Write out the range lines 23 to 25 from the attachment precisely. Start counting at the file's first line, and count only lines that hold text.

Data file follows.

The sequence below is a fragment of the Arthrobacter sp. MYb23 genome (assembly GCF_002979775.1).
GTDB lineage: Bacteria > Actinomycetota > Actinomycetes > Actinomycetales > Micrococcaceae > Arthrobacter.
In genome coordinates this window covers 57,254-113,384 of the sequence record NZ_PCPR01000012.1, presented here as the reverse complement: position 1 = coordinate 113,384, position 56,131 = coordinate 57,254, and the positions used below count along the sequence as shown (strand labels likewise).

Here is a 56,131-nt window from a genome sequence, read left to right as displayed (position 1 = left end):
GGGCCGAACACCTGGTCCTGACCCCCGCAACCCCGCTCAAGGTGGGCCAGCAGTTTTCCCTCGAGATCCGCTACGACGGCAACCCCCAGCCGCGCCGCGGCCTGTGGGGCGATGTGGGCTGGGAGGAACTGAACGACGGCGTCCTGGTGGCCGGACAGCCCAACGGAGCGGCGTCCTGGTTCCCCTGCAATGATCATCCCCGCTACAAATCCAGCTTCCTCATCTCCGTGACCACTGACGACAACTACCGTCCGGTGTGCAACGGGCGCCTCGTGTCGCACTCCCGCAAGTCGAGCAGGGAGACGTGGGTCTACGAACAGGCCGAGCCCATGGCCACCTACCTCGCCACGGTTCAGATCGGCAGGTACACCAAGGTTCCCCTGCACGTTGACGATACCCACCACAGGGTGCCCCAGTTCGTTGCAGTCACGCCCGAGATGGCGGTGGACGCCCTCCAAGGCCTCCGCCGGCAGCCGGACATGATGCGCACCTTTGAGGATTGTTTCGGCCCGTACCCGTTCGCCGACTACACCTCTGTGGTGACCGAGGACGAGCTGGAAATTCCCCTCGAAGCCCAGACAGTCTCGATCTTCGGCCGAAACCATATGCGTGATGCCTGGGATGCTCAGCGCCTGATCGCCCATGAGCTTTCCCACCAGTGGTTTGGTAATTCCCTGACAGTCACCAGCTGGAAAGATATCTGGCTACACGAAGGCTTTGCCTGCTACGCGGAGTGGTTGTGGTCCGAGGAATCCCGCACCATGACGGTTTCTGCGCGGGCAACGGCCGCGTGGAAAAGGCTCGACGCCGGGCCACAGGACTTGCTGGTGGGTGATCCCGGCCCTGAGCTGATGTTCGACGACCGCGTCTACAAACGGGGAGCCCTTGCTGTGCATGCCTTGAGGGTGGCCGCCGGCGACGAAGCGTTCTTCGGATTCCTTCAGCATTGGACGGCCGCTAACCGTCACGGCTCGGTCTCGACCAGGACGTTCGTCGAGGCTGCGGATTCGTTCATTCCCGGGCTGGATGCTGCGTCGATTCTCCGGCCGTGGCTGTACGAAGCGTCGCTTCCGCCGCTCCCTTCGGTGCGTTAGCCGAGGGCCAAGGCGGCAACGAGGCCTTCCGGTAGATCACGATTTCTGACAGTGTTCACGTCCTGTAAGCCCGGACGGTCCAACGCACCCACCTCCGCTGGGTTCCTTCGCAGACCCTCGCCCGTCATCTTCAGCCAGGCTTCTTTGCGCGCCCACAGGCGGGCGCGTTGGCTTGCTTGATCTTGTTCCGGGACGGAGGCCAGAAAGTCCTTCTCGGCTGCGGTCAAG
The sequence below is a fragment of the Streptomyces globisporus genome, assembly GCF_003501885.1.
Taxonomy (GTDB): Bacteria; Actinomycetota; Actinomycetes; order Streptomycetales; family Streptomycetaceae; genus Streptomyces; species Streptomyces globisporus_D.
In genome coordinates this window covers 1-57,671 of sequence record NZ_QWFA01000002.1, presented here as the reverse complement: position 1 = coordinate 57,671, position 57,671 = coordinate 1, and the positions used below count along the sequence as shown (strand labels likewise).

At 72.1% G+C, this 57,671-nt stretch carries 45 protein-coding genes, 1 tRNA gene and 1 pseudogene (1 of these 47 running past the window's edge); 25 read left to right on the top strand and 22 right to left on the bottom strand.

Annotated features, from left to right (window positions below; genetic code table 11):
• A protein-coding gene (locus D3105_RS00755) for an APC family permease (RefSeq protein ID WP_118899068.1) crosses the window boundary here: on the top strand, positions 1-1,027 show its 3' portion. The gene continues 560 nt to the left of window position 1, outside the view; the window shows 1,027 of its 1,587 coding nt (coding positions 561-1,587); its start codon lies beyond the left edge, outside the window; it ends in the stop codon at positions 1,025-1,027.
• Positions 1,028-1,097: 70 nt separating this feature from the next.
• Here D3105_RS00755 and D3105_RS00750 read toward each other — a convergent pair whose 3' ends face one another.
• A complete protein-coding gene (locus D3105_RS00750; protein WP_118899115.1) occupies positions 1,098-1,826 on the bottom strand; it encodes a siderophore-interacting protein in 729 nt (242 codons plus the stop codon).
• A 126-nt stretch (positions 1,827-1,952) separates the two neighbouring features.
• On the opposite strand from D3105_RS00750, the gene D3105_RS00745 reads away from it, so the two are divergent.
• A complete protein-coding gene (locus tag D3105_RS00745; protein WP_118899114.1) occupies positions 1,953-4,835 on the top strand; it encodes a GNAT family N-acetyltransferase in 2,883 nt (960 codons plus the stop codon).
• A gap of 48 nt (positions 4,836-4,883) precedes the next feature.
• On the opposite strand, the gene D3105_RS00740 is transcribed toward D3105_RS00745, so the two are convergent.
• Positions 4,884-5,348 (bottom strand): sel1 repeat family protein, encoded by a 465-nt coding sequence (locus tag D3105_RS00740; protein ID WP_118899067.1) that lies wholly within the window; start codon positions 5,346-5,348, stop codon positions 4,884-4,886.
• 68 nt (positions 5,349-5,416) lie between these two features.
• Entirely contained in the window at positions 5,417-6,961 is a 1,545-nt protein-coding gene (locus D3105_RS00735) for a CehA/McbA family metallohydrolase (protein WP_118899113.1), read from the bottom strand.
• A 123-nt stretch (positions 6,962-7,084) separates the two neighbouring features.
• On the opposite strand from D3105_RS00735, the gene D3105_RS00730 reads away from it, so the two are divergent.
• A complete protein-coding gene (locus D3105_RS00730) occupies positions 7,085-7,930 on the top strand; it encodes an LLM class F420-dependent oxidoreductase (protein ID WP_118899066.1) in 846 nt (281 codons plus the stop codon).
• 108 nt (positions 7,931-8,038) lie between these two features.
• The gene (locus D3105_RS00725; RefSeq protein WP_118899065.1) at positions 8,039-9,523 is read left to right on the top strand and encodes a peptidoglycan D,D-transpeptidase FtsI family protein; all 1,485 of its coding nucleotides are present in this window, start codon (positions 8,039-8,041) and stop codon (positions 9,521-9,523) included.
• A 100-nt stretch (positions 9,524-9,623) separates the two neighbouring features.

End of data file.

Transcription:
• A 123-nt stretch (positions 6,962-7,084) separates the two neighbouring features.
• On the opposite strand from D3105_RS00735, the gene D3105_RS00730 reads away from it, so the two are divergent.
• A complete protein-coding gene (locus D3105_RS00730) occupies positions 7,085-7,930 on the top strand; it encodes an LLM class F420-dependent oxidoreductase (protein ID WP_118899066.1) in 846 nt (281 codons plus the stop codon).